Who doesn’t love a good mystery thriller? Well, what even is a “mystery thriller”? I have “mystery” and “thriller” down as two separate categories on my blog as sometimes there are other genres which are “thrillers” and others that are also “mystery”. When you combine “mystery” and “thriller,” I think we all have an idea of a book we can think of.
Please note that this article contains affiliate links, this means if you choose to purchase any books via any of the links below, I will receive a small commission at no extra cost to you. These affiliate links do not affect my final opinion of the products.
Generally “mystery thrillers” are books where something intriguing or interesting happens to a person whether it be a murder, a missing person, memory loss or something else and then we spend the book working it all out. We often also have a great twist in the middle in some of the better mystery thrillers out there.
I’ve reviewed a fair amount of these, though I plan to pick up a lot more over the coming years as I’ve really found some fantastic ones out there. Unfortunately, sometimes they can feel quite formulaic, however, every now and then you’ll find a real gem.
Below I’ve picked ten mystery thrillers that I’ve read that I thought really stood out from the rest of the crowd. Hopefully, you’ll think so too!
So here are the ten top books that I think stand out in the mystery thriller genre:
The Woman in the Window by A.J. Finn
This book is one of the earliest I read on this list. It’s a book that has stuck with me since I read it. It has a plot that keeps you on your toes with a topic about alcohol and drugs and a plot that constantly throws little twists at you that make you want to keep reading.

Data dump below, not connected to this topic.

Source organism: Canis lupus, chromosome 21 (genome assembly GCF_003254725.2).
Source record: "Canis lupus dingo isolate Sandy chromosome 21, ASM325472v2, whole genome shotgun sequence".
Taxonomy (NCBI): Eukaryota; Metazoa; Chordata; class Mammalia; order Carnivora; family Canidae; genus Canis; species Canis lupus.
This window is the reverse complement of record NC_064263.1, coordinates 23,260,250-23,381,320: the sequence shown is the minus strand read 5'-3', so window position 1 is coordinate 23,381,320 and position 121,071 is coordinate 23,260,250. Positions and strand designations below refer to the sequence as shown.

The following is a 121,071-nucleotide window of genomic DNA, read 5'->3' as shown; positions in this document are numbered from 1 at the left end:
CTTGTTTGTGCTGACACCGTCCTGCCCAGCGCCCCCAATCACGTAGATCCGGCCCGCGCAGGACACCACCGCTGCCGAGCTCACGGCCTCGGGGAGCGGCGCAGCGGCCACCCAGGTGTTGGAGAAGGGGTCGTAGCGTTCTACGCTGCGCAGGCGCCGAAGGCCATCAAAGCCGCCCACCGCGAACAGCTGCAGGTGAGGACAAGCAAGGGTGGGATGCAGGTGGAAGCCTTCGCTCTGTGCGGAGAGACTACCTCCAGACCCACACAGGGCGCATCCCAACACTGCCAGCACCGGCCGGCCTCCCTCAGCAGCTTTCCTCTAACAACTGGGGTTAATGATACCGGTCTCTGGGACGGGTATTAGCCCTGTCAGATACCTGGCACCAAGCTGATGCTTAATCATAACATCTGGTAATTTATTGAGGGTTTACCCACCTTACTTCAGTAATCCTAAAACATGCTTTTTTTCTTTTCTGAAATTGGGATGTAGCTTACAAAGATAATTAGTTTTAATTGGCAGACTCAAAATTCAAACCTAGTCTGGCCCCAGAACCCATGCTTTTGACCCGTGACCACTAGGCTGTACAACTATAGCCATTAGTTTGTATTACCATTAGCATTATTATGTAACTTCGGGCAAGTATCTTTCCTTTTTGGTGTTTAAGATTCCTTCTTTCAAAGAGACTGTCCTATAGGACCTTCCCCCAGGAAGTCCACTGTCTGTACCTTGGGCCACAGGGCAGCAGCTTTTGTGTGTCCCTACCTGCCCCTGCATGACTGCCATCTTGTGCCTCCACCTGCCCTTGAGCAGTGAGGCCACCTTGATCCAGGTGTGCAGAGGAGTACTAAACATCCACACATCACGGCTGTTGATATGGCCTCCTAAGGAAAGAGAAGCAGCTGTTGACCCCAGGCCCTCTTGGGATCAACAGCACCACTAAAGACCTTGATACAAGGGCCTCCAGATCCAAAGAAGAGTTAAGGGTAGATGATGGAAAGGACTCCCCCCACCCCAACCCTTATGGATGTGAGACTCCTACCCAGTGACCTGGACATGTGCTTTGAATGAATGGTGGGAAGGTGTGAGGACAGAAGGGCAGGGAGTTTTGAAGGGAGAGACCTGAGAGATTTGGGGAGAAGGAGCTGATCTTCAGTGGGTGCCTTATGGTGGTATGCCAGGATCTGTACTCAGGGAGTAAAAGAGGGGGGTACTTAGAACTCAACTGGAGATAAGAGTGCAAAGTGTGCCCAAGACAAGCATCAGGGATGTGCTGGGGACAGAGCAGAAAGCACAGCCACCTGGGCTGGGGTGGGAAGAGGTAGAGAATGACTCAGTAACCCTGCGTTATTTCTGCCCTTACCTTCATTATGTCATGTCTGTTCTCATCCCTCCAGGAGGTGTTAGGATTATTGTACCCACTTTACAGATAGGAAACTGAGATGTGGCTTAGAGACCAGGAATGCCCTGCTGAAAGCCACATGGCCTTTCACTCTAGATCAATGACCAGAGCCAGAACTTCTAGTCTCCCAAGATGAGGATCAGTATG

The plot focuses on Anna and rarely veers away from her views other than a few flashbacks that feature her family. It gives you a very one-sided view into the events happening around her which makes it feel claustrophobic and you find things out as she does.
If you want a tense thriller where you’re constantly wondering what’s coming, I’d definitely recommend The Woman in the Window.
The Family Upstairs by Lisa Jewell
Lisa Jewell is arguably currently the queen of mystery thrillers so it would be amiss to include one of her books on here. I could have chosen from a couple of others of hers but the most popular and probably most interesting is The Family Upstairs.
The Family Upstairs tells the tale of a woman who inherits an expensive house in Chelsea but soon learns of its dark history and, as a result, she finds out more about her family. It’s a thriller that is cleverly written and had me fascinated throughout with the dark cult-like themes it has going on.
The Appeal by Janice Hallett
If you’re looking for something a bit different from what you usually find in mystery thrillers then I can’t recommend The Appeal by Janice Hallett anymore.
Using emails and text messages only, the book tells the story of a local theatre group whose main runner’s daughter gets cancer and so the group set up some fundraising events to raise money. However, things aren’t all as they seem and when one of the group is murdered, a lot of secrets start to spill out. This is all trying to be figured out by two young law apprentices.
Smart, uniquely written and one of my favourite mystery books I’ve read this year, I highly recommend The Appeal.
The Girl With The Dragon Tattoo by Stieg Larsson
The Girl with the Dragon Tattoo is the first book in one of the best-selling book series of all time. It’s a book translated from Swedish that became an instant best-seller upon its release.
The book focuses on Lisbeth, a young woman with autism who has a brilliant mind for problem-solving and computer hacking and Mikael Blomkvist, a journalist who gets asked to help an incredibly wealthy family solve the murder of one of their relatives.
It’s a psychological thriller with twists and turns that takes you deep into the financial, political and history of Sweden and how this affects the story. The characters are fantastic, the plot is brilliant and it’s a must if you’re a mystery thriller fan.
The Last Thing to Burn by Will Dean
The Last Thing to Burn is the most recent book I read on this list. It’s a psychological, tense mystery thriller that I would dare anybody to read in more than a few sittings. It’s a book that will grab you early on and have you vouching for the main character for the remaining 200 or so pages.